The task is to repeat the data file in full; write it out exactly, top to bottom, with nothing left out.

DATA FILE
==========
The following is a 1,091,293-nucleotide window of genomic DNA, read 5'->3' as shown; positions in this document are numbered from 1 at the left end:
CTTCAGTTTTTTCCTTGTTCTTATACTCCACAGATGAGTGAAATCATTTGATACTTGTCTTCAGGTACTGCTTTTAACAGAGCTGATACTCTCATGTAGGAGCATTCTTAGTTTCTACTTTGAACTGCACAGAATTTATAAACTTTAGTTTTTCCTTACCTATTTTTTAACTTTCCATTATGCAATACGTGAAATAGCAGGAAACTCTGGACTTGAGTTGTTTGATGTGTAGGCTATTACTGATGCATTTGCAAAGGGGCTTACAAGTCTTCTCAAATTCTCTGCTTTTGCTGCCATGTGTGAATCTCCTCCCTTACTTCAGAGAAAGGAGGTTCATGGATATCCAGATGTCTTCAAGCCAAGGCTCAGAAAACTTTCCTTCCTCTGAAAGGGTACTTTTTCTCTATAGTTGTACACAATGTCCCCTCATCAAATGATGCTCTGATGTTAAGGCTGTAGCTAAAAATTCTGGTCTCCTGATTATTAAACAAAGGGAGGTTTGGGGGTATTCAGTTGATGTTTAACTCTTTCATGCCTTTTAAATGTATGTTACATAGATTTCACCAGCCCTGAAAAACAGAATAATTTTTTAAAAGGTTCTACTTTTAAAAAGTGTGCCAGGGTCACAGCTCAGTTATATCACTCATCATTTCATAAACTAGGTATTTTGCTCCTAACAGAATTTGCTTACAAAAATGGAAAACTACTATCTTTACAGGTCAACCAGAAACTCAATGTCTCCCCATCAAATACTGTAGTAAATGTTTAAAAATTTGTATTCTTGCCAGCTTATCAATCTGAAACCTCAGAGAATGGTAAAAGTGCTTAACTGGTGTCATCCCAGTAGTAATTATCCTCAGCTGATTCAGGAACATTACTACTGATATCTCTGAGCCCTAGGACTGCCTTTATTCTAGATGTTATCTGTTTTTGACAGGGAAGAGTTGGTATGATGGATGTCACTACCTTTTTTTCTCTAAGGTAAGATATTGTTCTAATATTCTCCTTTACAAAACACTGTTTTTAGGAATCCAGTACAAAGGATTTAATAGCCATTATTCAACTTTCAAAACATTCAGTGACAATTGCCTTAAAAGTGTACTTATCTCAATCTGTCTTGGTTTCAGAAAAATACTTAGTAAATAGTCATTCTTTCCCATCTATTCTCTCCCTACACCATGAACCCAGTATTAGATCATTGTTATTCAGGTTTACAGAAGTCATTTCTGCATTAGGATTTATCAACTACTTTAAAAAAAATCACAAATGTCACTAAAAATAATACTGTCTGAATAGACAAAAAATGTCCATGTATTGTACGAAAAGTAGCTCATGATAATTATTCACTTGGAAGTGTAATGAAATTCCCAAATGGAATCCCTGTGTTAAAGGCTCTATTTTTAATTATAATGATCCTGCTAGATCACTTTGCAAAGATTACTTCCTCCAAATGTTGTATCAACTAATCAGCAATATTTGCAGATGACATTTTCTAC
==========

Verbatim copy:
The following is a 1,091,293-nucleotide window of genomic DNA, read 5'->3' as shown; positions in this document are numbered from 1 at the left end:
CTTCAGTTTTTTCCTTGTTCTTATACTCCACAGATGAGTGAAATCATTTGATACTTGTCTTCAGGTACTGCTTTTAACAGAGCTGATACTCTCATGTAGGAGCATTCTTAGTTTCTACTTTGAACTGCACAGAATTTATAAACTTTAGTTTTTCCTTACCTATTTTTTAACTTTCCATTATGCAATACGTGAAATAGCAGGAAACTCTGGACTTGAGTTGTTTGATGTGTAGGCTATTACTGATGCATTTGCAAAGGGGCTTACAAGTCTTCTCAAATTCTCTGCTTTTGCTGCCATGTGTGAATCTCCTCCCTTACTTCAGAGAAAGGAGGTTCATGGATATCCAGATGTCTTCAAGCCAAGGCTCAGAAAACTTTCCTTCCTCTGAAAGGGTACTTTTTCTCTATAGTTGTACACAATGTCCCCTCATCAAATGATGCTCTGATGTTAAGGCTGTAGCTAAAAATTCTGGTCTCCTGATTATTAAACAAAGGGAGGTTTGGGGGTATTCAGTTGATGTTTAACTCTTTCATGCCTTTTAAATGTATGTTACATAGATTTCACCAGCCCTGAAAAACAGAATAATTTTTTAAAAGGTTCTACTTTTAAAAAGTGTGCCAGGGTCACAGCTCAGTTATATCACTCATCATTTCATAAACTAGGTATTTTGCTCCTAACAGAATTTGCTTACAAAAATGGAAAACTACTATCTTTACAGGTCAACCAGAAACTCAATGTCTCCCCATCAAATACTGTAGTAAATGTTTAAAAATTTGTATTCTTGCCAGCTTATCAATCTGAAACCTCAGAGAATGGTAAAAGTGCTTAACTGGTGTCATCCCAGTAGTAATTATCCTCAGCTGATTCAGGAACATTACTACTGATATCTCTGAGCCCTAGGACTGCCTTTATTCTAGATGTTATCTGTTTTTGACAGGGAAGAGTTGGTATGATGGATGTCACTACCTTTTTTTCTCTAAGGTAAGATATTGTTCTAATATTCTCCTTTACAAAACACTGTTTTTAGGAATCCAGTACAAAGGATTTAATAGCCATTATTCAACTTTCAAAACATTCAGTGACAATTGCCTTAAAAGTGTACTTATCTCAATCTGTCTTGGTTTCAGAAAAATACTTAGTAAATAGTCATTCTTTCCCATCTATTCTCTCCCTACACCATGAACCCAGTATTAGATCATTGTTATTCAGGTTTACAGAAGTCATTTCTGCATTAGGATTTATCAACTACTTTAAAAAAAATCACAAATGTCACTAAAAATAATACTGTCTGAATAGACAAAAAATGTCCATGTATTGTACGAAAAGTAGCTCATGATAATTATTCACTTGGAAGTGTAATGAAATTCCCAAATGGAATCCCTGTGTTAAAGGCTCTATTTTTAATTATAATGATCCTGCTAGATCACTTTGCAAAGATTACTTCCTCCAAATGTTGTATCAACTAATCAGCAATATTTGCAGATGACATTTTCTAC